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Review article2023Peer reviewedOpen access

Breeding Wheat for Powdery Mildew Resistance: Genetic Resources and Methodologies-A Review

Bapela, Theresa; Shimelis, Hussein; Terefe, Tarekegn; Bourras, Salim; Sanchez-Martin, Javier; Douchkov, Dimitar; Desiderio, Francesca; Tsilo, Toi John


Powdery mildew (PM) of wheat caused by Blumeria graminis f. sp. tritici is among the most important wheat diseases, causing significant yield and quality losses in many countries worldwide. Considerable progress has been made in resistance breeding to mitigate powdery mildew. Genetic host resistance employs either race-specific (qualitative) resistance, race-non-specific (quantitative), or a combination of both. Over recent decades, efforts to identify host resistance traits to powdery mildew have led to the discovery of over 240 genes and quantitative trait loci (QTLs) across all 21 wheat chromosomes. Sources of PM resistance in wheat include landraces, synthetic, cultivated, and wild species. The resistance identified in various genetic resources is transferred to the elite genetic background of a well-adapted cultivar with minimum linkage drag using advanced breeding and selection approaches. In this effort, wheat landraces have emerged as an important source of allelic and genetic diversity, which is highly valuable for developing new PM-resistant cultivars. However, most landraces have not been characterized for PM resistance, limiting their use in breeding programs. PM resistance is a polygenic trait; therefore, the degree of such resistance is mostly influenced by environmental conditions. Another challenge in breeding for PM resistance has been the lack of consistent disease pressure in multi-environment trials, which compromises phenotypic selection efficiency. It is therefore imperative to complement conventional breeding technologies with molecular breeding to improve selection efficiency. High-throughput genotyping techniques, based on chip array or sequencing, have increased the capacity to identify the genetic basis of PM resistance. However, developing PM-resistant cultivars is still challenging, and there is a need to harness the potential of new approaches to accelerate breeding progress. The main objective of this review is to describe the status of breeding for powdery mildew resistance, as well as the latest discoveries that offer novel ways to achieve durable PM resistance. Major topics discussed in the review include the genetic basis of PM resistance in wheat, available genetic resources for race-specific and adult-plant resistance to PM, important gene banks, and conventional and complimentary molecular breeding approaches, with an emphasis on marker-assisted selection (MAS).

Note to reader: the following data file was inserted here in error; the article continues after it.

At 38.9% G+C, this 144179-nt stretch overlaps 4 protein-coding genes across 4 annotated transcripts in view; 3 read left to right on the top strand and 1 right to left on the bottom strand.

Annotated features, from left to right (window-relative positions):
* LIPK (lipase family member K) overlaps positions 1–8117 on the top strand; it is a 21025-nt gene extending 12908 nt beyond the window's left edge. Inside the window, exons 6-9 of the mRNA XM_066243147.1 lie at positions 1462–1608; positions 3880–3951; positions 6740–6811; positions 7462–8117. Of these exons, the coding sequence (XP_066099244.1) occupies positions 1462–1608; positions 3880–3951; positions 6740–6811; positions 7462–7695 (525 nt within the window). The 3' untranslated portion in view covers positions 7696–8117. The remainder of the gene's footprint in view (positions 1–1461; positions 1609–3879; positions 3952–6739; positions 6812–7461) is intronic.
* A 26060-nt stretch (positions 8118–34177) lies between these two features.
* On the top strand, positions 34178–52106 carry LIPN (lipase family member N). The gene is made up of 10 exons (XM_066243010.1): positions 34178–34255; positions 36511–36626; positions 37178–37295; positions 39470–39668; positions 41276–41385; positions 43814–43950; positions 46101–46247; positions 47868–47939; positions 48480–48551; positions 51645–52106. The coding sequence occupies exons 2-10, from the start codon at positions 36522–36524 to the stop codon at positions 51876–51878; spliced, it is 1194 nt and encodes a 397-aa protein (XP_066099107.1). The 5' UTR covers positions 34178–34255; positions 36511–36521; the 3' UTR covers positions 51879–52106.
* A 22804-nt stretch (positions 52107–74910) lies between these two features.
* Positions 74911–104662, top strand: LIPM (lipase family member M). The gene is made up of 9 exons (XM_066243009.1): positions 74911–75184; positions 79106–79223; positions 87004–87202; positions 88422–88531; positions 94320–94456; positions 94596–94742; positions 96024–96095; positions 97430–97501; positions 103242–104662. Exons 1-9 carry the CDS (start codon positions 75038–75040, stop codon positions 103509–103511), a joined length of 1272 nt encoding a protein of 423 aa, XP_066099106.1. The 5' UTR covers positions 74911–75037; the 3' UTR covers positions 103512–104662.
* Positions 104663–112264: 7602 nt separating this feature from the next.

adult-plant resistance; Blumeria graminis; marker-assisted selection; race-specific resistance; Triticum aestivum L

Published in

2023, Volume: 13, number: 4, article number: 1173
Publisher: MDPI

    Associated SLU-program

    SLU Plant Protection Network

    UKÄ Subject classification

    Genetics and Breeding
    Agricultural Science

    Publication identifier


    Permanent link to this page (URI)